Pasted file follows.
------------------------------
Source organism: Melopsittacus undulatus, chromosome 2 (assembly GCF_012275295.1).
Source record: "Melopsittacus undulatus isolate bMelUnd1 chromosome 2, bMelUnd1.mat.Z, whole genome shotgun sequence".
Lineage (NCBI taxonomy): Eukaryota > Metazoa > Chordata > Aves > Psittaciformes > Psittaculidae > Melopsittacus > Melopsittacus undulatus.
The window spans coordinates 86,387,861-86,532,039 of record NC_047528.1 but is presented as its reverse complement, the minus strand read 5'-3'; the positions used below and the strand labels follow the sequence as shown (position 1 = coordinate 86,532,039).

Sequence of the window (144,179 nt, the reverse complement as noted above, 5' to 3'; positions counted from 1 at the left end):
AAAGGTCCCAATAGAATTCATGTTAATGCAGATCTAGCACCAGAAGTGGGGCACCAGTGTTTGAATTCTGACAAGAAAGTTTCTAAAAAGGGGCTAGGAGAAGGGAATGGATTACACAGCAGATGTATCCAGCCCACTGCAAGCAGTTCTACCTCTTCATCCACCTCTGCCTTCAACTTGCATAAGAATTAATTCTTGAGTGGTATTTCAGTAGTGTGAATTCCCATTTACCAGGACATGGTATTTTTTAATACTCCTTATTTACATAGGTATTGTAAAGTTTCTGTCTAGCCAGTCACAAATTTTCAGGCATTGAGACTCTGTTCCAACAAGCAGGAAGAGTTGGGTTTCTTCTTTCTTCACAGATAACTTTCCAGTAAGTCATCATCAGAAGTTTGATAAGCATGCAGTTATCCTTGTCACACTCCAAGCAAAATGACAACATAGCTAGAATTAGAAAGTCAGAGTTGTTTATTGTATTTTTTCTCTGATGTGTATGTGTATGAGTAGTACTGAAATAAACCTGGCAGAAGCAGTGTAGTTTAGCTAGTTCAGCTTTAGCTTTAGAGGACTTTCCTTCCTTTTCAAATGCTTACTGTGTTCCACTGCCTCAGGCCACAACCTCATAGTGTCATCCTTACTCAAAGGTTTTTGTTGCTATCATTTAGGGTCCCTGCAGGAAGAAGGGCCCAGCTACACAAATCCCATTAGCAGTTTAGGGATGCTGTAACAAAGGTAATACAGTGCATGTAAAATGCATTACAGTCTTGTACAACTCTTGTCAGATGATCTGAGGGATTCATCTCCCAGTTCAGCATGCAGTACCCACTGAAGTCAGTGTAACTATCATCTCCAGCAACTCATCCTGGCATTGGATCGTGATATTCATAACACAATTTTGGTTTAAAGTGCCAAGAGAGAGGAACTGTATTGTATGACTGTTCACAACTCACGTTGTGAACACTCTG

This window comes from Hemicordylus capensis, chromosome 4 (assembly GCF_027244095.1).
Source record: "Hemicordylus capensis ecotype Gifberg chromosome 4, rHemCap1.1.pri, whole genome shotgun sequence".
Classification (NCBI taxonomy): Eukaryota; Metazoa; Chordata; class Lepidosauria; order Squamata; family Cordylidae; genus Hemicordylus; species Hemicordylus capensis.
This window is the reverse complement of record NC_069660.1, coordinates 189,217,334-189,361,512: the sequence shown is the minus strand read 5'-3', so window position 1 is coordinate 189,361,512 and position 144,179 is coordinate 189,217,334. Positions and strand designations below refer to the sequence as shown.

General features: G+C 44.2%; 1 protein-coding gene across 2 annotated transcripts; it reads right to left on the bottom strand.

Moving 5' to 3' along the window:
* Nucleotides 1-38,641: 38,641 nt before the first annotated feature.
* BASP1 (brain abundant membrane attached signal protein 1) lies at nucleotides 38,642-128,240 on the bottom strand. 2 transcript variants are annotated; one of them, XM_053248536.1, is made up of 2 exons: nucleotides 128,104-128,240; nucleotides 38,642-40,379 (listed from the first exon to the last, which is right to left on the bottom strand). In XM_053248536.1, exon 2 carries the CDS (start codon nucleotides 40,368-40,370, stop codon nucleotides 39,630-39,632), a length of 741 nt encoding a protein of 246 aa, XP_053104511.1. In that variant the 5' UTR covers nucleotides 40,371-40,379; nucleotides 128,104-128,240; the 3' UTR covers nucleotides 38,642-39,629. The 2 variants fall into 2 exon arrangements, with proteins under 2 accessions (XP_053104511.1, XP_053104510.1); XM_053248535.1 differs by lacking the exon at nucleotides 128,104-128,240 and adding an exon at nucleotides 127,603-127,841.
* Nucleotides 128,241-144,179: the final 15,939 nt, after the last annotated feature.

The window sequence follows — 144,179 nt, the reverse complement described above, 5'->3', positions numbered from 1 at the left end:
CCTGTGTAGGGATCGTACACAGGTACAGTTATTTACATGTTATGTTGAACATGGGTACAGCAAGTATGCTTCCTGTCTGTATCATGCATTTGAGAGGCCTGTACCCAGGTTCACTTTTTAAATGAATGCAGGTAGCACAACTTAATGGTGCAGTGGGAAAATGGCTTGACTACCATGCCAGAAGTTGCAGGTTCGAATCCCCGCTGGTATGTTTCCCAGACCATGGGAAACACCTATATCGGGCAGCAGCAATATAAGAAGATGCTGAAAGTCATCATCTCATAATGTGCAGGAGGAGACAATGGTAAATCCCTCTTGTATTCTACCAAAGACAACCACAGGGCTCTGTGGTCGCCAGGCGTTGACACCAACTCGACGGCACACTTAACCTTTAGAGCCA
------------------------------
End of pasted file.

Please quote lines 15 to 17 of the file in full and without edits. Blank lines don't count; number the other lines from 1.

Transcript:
* Nucleotides 128,241-144,179: the final 15,939 nt, after the last annotated feature.

The window sequence follows — 144,179 nt, the reverse complement described above, 5'->3', positions numbered from 1 at the left end:
CCTGTGTAGGGATCGTACACAGGTACAGTTATTTACATGTTATGTTGAACATGGGTACAGCAAGTATGCTTCCTGTCTGTATCATGCATTTGAGAGGCCTGTACCCAGGTTCACTTTTTAAATGAATGCAGGTAGCACAACTTAATGGTGCAGTGGGAAAATGGCTTGACTACCATGCCAGAAGTTGCAGGTTCGAATCCCCGCTGGTATGTTTCCCAGACCATGGGAAACACCTATATCGGGCAGCAGCAATATAAGAAGATGCTGAAAGTCATCATCTCATAATGTGCAGGAGGAGACAATGGTAAATCCCTCTTGTATTCTACCAAAGACAACCACAGGGCTCTGTGGTCGCCAGGCGTTGACACCAACTCGACGGCACACTTAACCTTTAGAGCCA